Hunt for farm jobs getting harder in WA

June 11, 2013 • Local, News, Western Australia,

Tractor-stock-imageBackpackers in Western Australia are becoming increasingly frustrated with the fierce competition for farm jobs in regional areas.

There were 162,474 working holiday visa-holders in Australia last year and 85 per cent of those wishing to stay were given a second working holiday visa by completing agricultural work.

To prolong their stay in Australia, backpackers on a first working holiday visa are required to do 88 days of “specified work” in a regional area.

“Specified work” includes labour in the agriculture, construction and mining industries.

According to Andrew Coldbeck, backpacker recruitment specialist, there are too many jobseekers flooding the system.

“The reason why unskilled backpackers are struggling to find work is the sheer weight of numbers,” he said.

“People with good machinery operation experience or an agricultural background are finding excellent jobs sowing broad-acre crops, but unskilled workers do not have access to these opportunities.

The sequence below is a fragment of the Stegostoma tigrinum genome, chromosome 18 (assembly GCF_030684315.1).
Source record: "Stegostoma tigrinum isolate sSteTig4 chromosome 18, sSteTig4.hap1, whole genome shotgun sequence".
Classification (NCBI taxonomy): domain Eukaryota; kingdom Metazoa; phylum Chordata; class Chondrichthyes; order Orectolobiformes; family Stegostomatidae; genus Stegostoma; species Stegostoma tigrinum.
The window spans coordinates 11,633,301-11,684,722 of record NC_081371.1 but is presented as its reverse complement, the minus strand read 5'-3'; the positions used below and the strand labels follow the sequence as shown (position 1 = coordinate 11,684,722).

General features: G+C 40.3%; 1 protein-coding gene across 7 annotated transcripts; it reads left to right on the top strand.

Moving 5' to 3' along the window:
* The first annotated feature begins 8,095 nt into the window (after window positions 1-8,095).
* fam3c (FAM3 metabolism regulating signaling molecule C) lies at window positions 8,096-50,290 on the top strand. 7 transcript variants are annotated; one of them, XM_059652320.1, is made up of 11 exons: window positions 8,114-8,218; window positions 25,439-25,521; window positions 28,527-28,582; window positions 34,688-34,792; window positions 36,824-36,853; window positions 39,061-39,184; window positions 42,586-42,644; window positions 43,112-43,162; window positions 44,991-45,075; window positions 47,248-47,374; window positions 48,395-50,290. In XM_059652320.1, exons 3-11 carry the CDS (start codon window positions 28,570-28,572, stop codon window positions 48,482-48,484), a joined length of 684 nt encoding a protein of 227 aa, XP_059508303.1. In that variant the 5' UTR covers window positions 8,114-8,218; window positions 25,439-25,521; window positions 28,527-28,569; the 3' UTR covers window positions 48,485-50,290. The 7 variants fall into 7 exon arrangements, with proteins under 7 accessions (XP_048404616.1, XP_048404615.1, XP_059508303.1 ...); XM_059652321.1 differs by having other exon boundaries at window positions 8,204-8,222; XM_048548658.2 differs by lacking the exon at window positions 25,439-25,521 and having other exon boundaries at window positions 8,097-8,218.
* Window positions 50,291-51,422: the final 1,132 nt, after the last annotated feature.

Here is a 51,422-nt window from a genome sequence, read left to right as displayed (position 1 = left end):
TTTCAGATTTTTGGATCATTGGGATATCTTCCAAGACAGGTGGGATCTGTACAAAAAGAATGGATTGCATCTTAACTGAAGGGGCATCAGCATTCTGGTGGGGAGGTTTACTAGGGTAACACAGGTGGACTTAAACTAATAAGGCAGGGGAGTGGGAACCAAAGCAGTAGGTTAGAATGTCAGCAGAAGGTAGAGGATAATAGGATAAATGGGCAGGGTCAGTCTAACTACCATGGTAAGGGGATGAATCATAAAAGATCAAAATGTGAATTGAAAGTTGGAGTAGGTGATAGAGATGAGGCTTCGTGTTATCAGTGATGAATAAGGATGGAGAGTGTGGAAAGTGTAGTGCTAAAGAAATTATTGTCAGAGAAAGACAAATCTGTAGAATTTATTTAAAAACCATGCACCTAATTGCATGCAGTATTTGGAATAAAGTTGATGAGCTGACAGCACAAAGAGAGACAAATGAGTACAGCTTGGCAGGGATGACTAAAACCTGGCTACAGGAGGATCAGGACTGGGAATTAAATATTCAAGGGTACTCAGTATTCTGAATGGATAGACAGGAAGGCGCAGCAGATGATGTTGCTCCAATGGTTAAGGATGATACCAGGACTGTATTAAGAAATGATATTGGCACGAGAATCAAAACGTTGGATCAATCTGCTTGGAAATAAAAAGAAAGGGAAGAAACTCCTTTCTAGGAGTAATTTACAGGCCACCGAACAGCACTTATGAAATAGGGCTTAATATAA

“Backpackers need to listen to the advice agencies like ours give, such as to be proactive and travel to the key harvest work areas before the season starts and be prepared to wait.”

According to Department of Immigration and Citizenship (DIAC) figures, Ireland was the second largest source country for second working holiday visa grants last year, up 33 per cent to 3,735.

Jennifer Kinmonth, from Dublin, spent weeks trying to secure farm work in WA and eventually found a job picking strawberries in Mt Barker, where she worked long hours outside and was paid by the punnet.

“I was limited for time to do the work and would have been happy to move anywhere in Australia for it.

“I tried job websites, Gumtree, farm websites, phone books, backpacker travel agencies, farming agencies and after one month of looking I was given a phone number from a friend,” she said.

“I think the government needs to reassess the visa conditions as I nearly had to go home because I wasn’t able to find farm work.”

John Michael Foley, 25, from Cork, also completed three months regional work on a potato farm near Albany.

“It was tough work but I had no other options,” he said.

It took me ages to find some work as well because every ad I called on Gumtree already had hundreds of views by the time I would get to it,” he said.

“The worst thing about it was probably the flies buzzing around you all day long and the exhaustion at the end of the day from the heat.

“I think that if you pay your taxes you’re contributing to society and shouldn’t be made to do farm work.

“I understand they need to regulate the visas but surely the way they’re currently running it is a bit outdated,” Mr Foley said.



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